Jan/Feb 2015 Reviews & Interviews

Granta 129: Fate

Granta 129: Fate
Edited by Sigrid Rausing.
Granta. 2014. 280 pp.
ISBN 978 1 905 881 83 3.

Review by Ann Skea

Buy now from Amazon! Granta calls itself "The Magazine on New Writing," but that does not mean that all of its content is by new writers. Much of it is, but there is also a substantial contribution of new writing from established authors. Louise Erdrich, Will Self, Tim Winton, Cynthia Ozick and Kent Haruf are amongst the much-published authors in this Autumn 2014 edition of Granta, where the theme is Fate. There are a number of new writers, too, as well as a photographer and four poets.

Fate may be the theme, but it is broadly interpreted. Granta's editor, Sigrid Rausing, confesses that the question of fate is tricky. Are our lives genetically and socially predetermined or not? She does not answer this question but offers pieces about fate "in its most serious manifestations: love, sexuality, identity, death, illness, religion and war." And in addition to writing based on fact, there is also plenty of fiction.

Will Self tries to place himself in the psyche of J.G. Ballard to write a fictional "death reverie." Whether he succeeds in capturing Ballard's "voice," I will leave others who know Ballard's work better than I to judge, but it is an interesting enterprise and, since Self' inherited Ballard's old typewriter, maybe fate decreed that he should do it.

Fate, too, may have had a hand in Andrea Stuart's late transition from heterosexuality to lesbianism, but, as she makes clear, it was also a very conscious choice. Accused at one point of being a tourist in the Sapphic lifestyle, she charts her way through various options, clubs, parties and decisions with a writer's imaginative skill and an acute awareness of the way her identity may have been shaped by non-conformist attitudes developed through the circumstances of her earlier life.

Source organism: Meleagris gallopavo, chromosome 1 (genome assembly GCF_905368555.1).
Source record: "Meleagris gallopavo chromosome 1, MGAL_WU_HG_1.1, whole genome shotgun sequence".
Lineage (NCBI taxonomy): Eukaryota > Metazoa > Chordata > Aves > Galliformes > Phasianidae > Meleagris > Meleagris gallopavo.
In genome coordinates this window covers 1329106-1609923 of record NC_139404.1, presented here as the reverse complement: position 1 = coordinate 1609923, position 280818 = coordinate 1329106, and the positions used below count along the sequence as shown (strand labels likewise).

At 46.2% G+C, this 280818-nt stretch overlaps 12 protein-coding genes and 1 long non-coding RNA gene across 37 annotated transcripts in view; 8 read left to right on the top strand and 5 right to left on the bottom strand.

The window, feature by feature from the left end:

Amongst the fiction, Cynthia Ozick's story, narrated by a young woman who is the illegitimate daughter of an itinerant Jewish merchant in Ancient Greece, is a tale of love, gods and sibyls; and, whilst Miranda July's very modern young woman also believes in "magic" ("ripping up a name makes a person appear"), her story offers a very different, and funny, picture of love and self-delusion.

Sam Coll's delightful folk-tale of the Mad Monk and the Hare has little to do with fate and more to do with traditional trickster tales. And Tim Winton's fascinating and moving account of the development of his fear of hospitals is a personal memoir which demonstrates that the powers of both nature and nurture have had more effect on his life than mythic predestination. His description of once living close to a major hospital, inevitably bumping into patients and staff, and constantly being noisily reminded of its links with life and death, joy and woe, might give anyone who is nervous of hospitals nightmares.

Inevitably, perhaps, the "nature versus nurture" question is raised again by Mark Gevisser's long and informed discussion of transgender identity. It deals with questions of gender choices made by very young children, of parental responsibility, of medical intervention and of shifting attitudes amongst teenagers and in society in general.

There is plenty of variety in this issue and, as usual with Granta, the standard of the writing and photography is excellent. I was fascinated by the votive plaques from churches in Mexico which depict worshipers' personal misfortunes. I recently saw a similar display in the Maritime Museum in Venice in which sailors' miraculous survival of maritime disasters were pictured, and it made me wonder whether there were artists associated with particular churches who were paid to create these primitive but evocative scenes. Often there are similarities in style or in the depiction, as in the Mexican plaques, of the presiding saint, but, sadly, the artist's name is never mentioned.

My only cavils with this issue are that I would have liked to have been told where each of the fascinating photographs of remnants of the WWII chain of fortifications known as The Atlantic Wall were taken. And the poems, mostly, did not move me: but then, what each person likes in poetry is highly subjective.


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